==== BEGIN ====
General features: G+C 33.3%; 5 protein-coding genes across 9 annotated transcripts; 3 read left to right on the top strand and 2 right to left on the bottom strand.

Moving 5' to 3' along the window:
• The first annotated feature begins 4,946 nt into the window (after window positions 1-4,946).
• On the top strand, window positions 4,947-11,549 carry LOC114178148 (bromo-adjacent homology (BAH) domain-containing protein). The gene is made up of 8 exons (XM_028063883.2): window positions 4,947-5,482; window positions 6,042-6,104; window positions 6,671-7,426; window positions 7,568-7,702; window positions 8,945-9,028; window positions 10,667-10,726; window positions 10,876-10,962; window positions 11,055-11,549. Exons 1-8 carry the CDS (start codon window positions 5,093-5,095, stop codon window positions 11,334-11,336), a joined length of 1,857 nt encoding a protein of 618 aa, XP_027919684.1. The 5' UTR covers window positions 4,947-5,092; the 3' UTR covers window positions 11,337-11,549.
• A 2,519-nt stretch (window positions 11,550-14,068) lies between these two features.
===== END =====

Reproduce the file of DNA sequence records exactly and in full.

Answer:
General features: G+C 33.3%; 5 protein-coding genes across 9 annotated transcripts; 3 read left to right on the top strand and 2 right to left on the bottom strand.

Moving 5' to 3' along the window:
• The first annotated feature begins 4,946 nt into the window (after window positions 1-4,946).
• On the top strand, window positions 4,947-11,549 carry LOC114178148 (bromo-adjacent homology (BAH) domain-containing protein). The gene is made up of 8 exons (XM_028063883.2): window positions 4,947-5,482; window positions 6,042-6,104; window positions 6,671-7,426; window positions 7,568-7,702; window positions 8,945-9,028; window positions 10,667-10,726; window positions 10,876-10,962; window positions 11,055-11,549. Exons 1-8 carry the CDS (start codon window positions 5,093-5,095, stop codon window positions 11,334-11,336), a joined length of 1,857 nt encoding a protein of 618 aa, XP_027919684.1. The 5' UTR covers window positions 4,947-5,092; the 3' UTR covers window positions 11,337-11,549.
• A 2,519-nt stretch (window positions 11,550-14,068) lies between these two features.